It’s been quite a while since I wrote on my blog.  My last entry marked the 34th anniversary of my marriage to Rory, and two entries before that I wrote about the arrival of my first grandchild.  Today I am marking a sadder life passage.  On January 30, 2011 my sister, Susie Hampton-Streng, left this cramped, limited world behind to find something better.

Susie spent most of the last two years of her life paralyzed, and the combination of frustration and grief this brought her was often overwhelming, both to herself and to those who loved her.  There is a lot I could say in this post about the incredible difficulty of life as a quadriplegic.  But I would rather just write about Susie herself—the “big sis” I idolized, confided in, squabbled with, laughed with, and loved.

I have seldom met anyone with such a natural interest in others as Susie had.  When I say “interest” I mean just that:  Susie truly found other people interesting.  She would often tell me with obvious fascination the stories of people she had talked to.  She didn’t have to know a person to be drawn in; if that someone looked interesting, Susie would describe him or her to me in perceptive detail.  But what I noticed most, over and over, was how absorbed she became when I talked about the events and non-events of my own life.  Whether I was telling her about the weeds in my yard, about disruptive students in my classes, or about one of my sons proposing to a young woman, she hung on every word.  She would lean closer, her lively eyes growing wider.  If I wisecracked, she threw back her head and laughed.  (I could always count on Susie to laugh at my jokes.)  If I was mad, she became righteously indignant along with me, rolling her eyes and throwing up her hands.  If I was simply telling her about something I found interesting—a book, say—she would ask one fascinated question after another.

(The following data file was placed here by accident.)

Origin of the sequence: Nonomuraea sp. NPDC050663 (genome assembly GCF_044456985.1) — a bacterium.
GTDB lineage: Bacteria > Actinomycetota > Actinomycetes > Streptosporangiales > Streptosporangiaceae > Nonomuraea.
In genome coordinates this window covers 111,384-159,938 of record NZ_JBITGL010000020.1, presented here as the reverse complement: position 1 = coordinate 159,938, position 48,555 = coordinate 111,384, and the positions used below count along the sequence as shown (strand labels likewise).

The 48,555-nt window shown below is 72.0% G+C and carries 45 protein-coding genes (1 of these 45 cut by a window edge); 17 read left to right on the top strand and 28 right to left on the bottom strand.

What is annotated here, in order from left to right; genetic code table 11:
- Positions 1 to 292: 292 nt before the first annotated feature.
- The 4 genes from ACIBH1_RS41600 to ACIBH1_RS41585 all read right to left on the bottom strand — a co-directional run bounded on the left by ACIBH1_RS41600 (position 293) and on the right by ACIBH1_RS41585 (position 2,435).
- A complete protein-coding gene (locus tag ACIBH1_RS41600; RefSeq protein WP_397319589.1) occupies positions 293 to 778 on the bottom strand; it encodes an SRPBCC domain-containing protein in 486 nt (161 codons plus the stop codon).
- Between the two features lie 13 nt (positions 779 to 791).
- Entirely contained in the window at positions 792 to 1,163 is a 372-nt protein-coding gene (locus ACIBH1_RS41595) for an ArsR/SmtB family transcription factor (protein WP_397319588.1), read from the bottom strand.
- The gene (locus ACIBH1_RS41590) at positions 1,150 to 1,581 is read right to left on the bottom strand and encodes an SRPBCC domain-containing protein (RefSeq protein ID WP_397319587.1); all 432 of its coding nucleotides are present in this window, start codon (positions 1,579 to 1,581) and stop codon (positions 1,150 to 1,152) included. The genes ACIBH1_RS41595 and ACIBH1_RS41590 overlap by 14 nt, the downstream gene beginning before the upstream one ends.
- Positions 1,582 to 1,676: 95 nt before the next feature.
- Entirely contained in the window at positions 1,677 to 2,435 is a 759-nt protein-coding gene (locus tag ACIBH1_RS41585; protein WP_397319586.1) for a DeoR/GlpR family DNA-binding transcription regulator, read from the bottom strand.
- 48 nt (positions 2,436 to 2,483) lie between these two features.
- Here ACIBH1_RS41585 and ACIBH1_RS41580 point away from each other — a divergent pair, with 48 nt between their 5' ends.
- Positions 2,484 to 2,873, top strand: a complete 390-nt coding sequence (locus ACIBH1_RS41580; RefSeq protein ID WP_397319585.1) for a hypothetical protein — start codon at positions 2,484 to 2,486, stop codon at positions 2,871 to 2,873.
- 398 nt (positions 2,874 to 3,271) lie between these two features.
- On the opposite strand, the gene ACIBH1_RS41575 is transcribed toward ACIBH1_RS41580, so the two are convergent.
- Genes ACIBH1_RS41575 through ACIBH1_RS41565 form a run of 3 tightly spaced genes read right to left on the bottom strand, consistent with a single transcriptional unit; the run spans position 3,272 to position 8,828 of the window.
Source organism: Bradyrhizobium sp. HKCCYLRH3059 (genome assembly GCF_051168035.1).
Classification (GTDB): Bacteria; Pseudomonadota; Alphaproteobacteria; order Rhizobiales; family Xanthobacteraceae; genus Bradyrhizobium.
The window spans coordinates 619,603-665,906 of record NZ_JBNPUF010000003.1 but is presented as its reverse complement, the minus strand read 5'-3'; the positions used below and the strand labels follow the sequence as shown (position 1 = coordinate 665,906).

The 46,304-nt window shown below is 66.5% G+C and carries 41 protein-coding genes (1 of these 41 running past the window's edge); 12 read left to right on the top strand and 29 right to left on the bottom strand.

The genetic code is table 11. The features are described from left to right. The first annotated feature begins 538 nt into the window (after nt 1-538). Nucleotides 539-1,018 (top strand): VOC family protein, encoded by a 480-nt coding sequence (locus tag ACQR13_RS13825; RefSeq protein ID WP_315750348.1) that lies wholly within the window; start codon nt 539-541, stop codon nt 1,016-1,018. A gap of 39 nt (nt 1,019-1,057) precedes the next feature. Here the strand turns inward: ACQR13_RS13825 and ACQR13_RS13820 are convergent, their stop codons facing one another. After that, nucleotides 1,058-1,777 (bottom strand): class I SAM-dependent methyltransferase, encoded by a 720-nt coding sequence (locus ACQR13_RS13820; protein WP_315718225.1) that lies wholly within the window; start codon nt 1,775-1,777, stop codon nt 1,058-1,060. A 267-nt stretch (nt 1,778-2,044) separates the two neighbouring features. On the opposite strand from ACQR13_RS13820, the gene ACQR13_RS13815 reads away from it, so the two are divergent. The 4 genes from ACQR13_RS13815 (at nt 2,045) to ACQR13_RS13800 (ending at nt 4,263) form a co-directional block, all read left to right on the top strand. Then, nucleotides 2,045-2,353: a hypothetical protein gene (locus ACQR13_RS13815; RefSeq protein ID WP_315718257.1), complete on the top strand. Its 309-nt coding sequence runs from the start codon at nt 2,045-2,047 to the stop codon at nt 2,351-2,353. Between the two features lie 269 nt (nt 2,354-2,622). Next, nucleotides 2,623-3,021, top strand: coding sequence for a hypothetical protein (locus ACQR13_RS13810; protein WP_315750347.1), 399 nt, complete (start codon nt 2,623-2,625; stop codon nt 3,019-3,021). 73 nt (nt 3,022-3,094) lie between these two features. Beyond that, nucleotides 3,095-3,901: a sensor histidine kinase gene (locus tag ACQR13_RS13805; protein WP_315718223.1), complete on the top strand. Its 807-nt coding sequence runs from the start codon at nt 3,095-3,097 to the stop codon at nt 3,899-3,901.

Susie Hampton-Streng, Sister and Friend

The only reaction I never received from Susie was boredom.  It just wasn’t in her nature to be indifferent, blasé.  After her paralysis, she was trapped inside a still body that was horribly out-of-sync with her animated character, and Susie’s frustration and discouragement were acute.  It would have hurt less to grow as numb emotionally as she was physically.  But she did not.  She remained a person of deep feeling, even when that meant deep pain.  All of her days she was a vital spirit, an enthusiastic listener, a loyal friend.

Thank you, Susie.  I love you.

I’m gonna lay down this world, shoulder up my cross, go on home to my Jesus, ain’t-a that good news!—-From a Black gospel song

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